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Friday, November 11, 2005 | San Diego’s city attorney and a local state assemblywoman urged the city Thursday to apply a state environmental law when approving the conversion of apartment complexes into condominium buildings.
City Attorney Mike Aguirre and Assemblywoman Lori Saldana said the city has not paid attention to the strain on infrastructure such as roads, parking, water and sewer during the recent condo conversion boom.
“We want to make sure that our neighborhoods are up to the task of these condo conversions,” said Saldana, whose legislative district includes four of the five city neighborhoods containing the greatest number of converted units.
Over a 16-month period ending this June, the city received applications to convert 11,422 for-rent apartment units into for-sale condos. The lawmakers said that an impact study needs to be carried out to evaluate the cumulative effect of the conversions.
“They have not been assessing the physical and fiscal impact on our community of these many condo conversions,” Aguirre said.
Aguirre issued a 25-page legal opinion to that effect, refuting the city’s practice of exempting condo conversion projects from the California Environmental Quality Act, which requires a study of how developments will be impacting nearby resources and quality of life. He said his opinion requires the city’s planning and development services departments, which handle conversions jointly, to require CEQA studies of conversion applicants.
There are currently 78 legal challenges to the city’s handling of condo conversions without going through CEQA reviews, Aguirre said. Cory Briggs, the attorney filing the complaints, said the increased noise, water and sewage impacts associated with the conversions were clearly environmental impacts that needed to be reviewed.
Aguirre wouldn’t name other California cities that were reviewing condo conversions with CEQA standards, but he said that fact didn’t mean requiring the review wasn’t the law. He said catching the problem now would prevent the city from going down the same path as its handling of the pension system, wastewater rates and secondary wastewater treatment.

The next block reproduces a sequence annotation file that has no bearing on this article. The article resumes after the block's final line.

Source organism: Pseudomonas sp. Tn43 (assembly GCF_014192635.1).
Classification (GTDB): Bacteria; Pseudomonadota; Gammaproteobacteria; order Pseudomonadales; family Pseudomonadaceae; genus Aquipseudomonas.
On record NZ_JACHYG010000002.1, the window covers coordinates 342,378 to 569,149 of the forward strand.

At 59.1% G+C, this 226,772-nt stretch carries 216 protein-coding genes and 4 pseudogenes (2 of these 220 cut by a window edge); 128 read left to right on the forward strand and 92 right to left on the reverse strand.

“There’s a pattern of noncompliance with the law,” Aguirre said. “What we’re trying to do here is avoid a much larger problem.”
While several outside real estate specialists were skeptical of Aguirre’s interpretation of the law, Mayor-elect Jerry Sanders will ultimately have the oversight of the city management’s day-to-day operations when the city transitions to a strong-mayor form of governance on Jan. 3. Sanders takes office Dec. 5.
Aguirre said applying CEQA to conversion applications was a legal decision that he could require unilaterally as the elected city attorney.
“The city’s departments are required to follow the city attorney’s legal determinations,” he said.
Sanders would not comment on whether he agreed with Aguirre’s interpretation of the City Charter in this case.
The mayor-elect did say through a press statement that he wanted to address the impacts of condo conversions after taking office.
“We need to ensure that there is an appropriate balance between environmental protection and efforts to increase the supply of affordable, entry level, for-sale housing,” he said in the statement. “I will reserve judgment until I have had an opportunity to review the proposal more thoroughly.”
San Diego Housing Federation Executive Director Tom Scott agreed that not a lot was known about how well the required homeowners associations do mitigating the impacts of conversions.
“How are six families going to agree on assessing themselves to maintain that property?” he said. “It’s a new phenomenon, so there’s not a lot of evidence.”
Several professionals close to the field of condo conversions maintained that property use changes of that sort are exempt from CEQA. Nothing in Aguirre’s opinion substantiates a reason to change that, said Bob Kevane, a member of the San Diego Association of Realtors’ board of directors.
Aguirre said that the cumulative report he called for would find out whether or not case-by-case CEQA studies would be necessary. But he contended that there was “obviously an impact” made by the more-than-10,000 converted units, the bulk of which are in Council Districts 2 and 3.
Lou Galuppo, the director of residential real estate at the University of San Diego’s Moores-Burnham Center for Real Estate, said that he disagreed with Aguirre’s legal opinion that condo conversions require CEQA studies.
“There isn’t enough significant impact to actually cause a project to go under environmental review,” Galuppo said.
Requiring such studies for every application could prolong the usual 12- to 18-month wait for city approval by six months or more, Galuppo said. The reviews will also cause the units’ prices to balloon unnecessarily, especially the smaller buildings with fewer units to convert, he said.
“In the end, it would be economically unfeasible to convert these units,” said Galuppo, a land-use attorney.
Galuppo and others did agree that a city-sponsored study to discover the real impacts of the conversion boom may be warranted.
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